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“Why does this man speak this way? He speaks defaming words. Who is able to forgive sins but God alone?” Bible

“He speaks defaming words.” The Greek verb blasphēmeō (#987 βλασφημέω) is transliterated (not translated) from the Greek into English as “blasphemy.” In English, “blasphemy” is only used in reference to God. However, in Greek, blasphēmeō and blasphēmia (the noun) did not have to refer to God or a god, although they could, but were common words that were used of someone speaking against another. The primary meanings were showing disrespect to a person or deity, and/or harming his, her, or its reputation. In this case, the religious leaders thought it was insulting to God’s reputation that Jesus would forgive sins. [For more information on blasphēmeō, see commentary on Matt. 9:3].

“Who is able to forgive sins but God alone?” The religious leaders thought that by forgiving sins, Jesus was harming the reputation of God, because they thought that only God was able to forgive sins. But the Bible never says that only God can forgive sins. The rabbis taught that, but that does not make it true: it was just their tradition. In truth, only God can forgive sins, but God’s representatives, to whom God delegates the authority to forgive sins, can forgive them, or more accurately, declare that they are forgiven if they get the revelation to make that declaration.

The religious leaders were used to prophets speaking for God, but not forgiving sins, although they should have been open to that. Nathan came very close when he said to David, “Yahweh also has put away your sin” (2 Sam. 12:13). Actually, given the author/agent aspect of the Hebrew language and culture, acting on revelation from God, Nathan could have said, “Your sin has been forgiven.” It should be especially clear to us that God delegated to Jesus the authority to forgive sins, because Jesus taught that very explicitly. “For the Father does not judge anyone, but he has given all judgment to the Son….I am not able to do anything on my own. As I hear, I judge. And my judgment is righteous because I do not seek my own will, but the will of him who sent me” (John 5:22, 30). Note that Jesus could forgive sins against God, but it was only “as he heard” from God, and born-again children of God have that same privilege today.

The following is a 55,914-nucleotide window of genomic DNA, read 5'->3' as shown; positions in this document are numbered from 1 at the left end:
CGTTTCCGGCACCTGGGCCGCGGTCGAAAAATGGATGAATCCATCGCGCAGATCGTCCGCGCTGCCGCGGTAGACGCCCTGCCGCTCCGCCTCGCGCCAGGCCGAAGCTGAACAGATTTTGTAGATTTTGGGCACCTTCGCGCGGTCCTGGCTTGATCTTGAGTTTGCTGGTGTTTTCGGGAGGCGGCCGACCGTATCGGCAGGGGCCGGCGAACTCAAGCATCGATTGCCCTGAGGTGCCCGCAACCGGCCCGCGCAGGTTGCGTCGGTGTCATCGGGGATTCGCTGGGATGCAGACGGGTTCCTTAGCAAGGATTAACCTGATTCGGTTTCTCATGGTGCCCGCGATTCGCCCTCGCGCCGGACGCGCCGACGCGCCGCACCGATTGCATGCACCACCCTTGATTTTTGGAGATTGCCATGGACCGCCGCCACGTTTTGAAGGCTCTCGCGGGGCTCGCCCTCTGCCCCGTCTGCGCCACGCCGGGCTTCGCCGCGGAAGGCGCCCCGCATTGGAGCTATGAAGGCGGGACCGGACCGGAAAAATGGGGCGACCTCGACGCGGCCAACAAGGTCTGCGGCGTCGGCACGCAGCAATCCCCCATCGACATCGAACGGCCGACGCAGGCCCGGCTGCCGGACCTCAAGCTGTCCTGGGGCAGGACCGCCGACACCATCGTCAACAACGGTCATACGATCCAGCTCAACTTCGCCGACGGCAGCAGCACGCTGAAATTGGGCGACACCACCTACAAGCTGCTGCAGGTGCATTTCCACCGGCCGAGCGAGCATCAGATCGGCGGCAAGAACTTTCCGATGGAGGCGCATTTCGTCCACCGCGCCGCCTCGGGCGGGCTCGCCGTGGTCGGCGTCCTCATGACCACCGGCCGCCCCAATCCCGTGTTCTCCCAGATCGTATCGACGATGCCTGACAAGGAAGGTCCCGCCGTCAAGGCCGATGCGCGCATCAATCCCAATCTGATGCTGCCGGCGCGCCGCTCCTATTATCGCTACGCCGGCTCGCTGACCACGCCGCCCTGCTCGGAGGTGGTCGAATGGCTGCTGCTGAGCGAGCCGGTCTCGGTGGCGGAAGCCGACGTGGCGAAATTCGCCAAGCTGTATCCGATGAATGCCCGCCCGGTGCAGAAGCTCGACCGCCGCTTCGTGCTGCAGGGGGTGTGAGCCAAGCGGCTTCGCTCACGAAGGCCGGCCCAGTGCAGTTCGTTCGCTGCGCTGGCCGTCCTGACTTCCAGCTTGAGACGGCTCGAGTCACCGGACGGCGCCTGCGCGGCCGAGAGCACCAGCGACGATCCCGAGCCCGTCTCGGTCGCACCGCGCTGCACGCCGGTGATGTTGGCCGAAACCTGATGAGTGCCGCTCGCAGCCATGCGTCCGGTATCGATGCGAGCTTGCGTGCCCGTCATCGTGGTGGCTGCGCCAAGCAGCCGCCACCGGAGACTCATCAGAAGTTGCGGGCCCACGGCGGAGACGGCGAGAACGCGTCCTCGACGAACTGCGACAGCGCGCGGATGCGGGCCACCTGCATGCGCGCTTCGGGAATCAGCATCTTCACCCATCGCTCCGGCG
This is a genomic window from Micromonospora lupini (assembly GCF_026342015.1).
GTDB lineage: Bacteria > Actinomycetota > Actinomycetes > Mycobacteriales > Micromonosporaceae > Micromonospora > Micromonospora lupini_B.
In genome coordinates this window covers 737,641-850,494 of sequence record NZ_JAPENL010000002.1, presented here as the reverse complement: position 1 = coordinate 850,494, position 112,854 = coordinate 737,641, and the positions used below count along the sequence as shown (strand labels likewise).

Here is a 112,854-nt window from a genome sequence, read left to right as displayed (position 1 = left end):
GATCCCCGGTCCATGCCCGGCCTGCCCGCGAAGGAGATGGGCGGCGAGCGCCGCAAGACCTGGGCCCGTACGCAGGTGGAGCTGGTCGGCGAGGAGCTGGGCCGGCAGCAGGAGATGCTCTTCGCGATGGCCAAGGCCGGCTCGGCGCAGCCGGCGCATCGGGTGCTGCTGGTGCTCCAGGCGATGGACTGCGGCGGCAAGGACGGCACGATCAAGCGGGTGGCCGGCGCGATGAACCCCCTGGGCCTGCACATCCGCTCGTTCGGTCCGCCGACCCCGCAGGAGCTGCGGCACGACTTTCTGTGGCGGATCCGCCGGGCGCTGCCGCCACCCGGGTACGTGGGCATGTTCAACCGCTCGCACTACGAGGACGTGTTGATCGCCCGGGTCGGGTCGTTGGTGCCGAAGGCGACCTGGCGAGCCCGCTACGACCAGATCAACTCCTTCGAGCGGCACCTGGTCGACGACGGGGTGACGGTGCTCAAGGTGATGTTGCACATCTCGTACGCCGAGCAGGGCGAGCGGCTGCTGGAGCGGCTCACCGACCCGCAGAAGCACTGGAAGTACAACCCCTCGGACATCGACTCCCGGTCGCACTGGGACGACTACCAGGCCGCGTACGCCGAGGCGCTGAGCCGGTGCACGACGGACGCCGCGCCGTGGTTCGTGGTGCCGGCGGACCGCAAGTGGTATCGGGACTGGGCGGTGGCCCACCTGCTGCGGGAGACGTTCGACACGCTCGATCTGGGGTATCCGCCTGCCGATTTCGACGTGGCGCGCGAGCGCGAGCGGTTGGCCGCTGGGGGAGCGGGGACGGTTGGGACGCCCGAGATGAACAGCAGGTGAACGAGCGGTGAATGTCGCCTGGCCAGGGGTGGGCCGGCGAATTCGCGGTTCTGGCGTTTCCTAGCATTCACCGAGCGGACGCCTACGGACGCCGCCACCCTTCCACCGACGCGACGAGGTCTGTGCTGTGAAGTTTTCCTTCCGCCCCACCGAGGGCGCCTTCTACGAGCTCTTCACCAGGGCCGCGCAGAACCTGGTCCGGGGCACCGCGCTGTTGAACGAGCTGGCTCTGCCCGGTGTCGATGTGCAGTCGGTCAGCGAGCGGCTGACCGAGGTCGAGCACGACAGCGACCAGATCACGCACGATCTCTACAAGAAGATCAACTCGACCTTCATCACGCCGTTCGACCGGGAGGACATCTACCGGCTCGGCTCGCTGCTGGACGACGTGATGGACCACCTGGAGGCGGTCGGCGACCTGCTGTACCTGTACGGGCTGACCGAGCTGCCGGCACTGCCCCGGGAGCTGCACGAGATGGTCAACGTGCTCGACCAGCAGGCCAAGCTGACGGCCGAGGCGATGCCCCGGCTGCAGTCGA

Forgiving sins, or knowing that one’s sins have been forgiven, is essential to having a peaceful life. Great anxiety, and both mental and physical sickness, can come from feeling unforgiven and in danger of judgment. Jesus knew that, and loved the man in the record and told him his sins were forgiven, which opened the door for the man to be healed. Experience tells us that many times people are not healed because they do not think they are forgiven, or they do not forgive others. Christians should be quick to tell unbelievers that if they get saved their sins are forgiven and remind believers that if they confess their sins then the sins they have committed after their salvation are forgiven (1 John 1:9).

Jesus’ action in stating that the man’s sins were forgiven were not meant to prove that he was God, rather, it was to show that God “has given [Jesus] authority to execute judgment, because he is the Son of Man” (John 5:27). Notice that the onlookers were amazed that such authority had been given to men. They did not conclude from what Jesus did that he must be God. They drew the simple conclusion that God must have given authority to this man to forgive sins. Elsewhere, Jesus delegates the authority to the apostles saying, “If you forgive the sins of any, they are forgiven them; if you withhold forgiveness from any, it is withheld” (John 20:23). If being given the authority to forgive sins means the person is God, then we should conclude the apostles were God also. But this is surely absurd. Instead we should acknowledge that the authority ultimately comes from God, and he delegates it to people in certain situations.

[For more information on Jesus being the fully human Son of God and not being “God the Son,” see Appendix 10, “Jesus is the Son of God, Not God the Son.” For more on “the Holy Spirit” being one of the designations for God the Father and “the holy spirit” being the gift of God’s nature, see Appendix 11, “What is the Holy Spirit?”].


Commentary for: Mark 2:7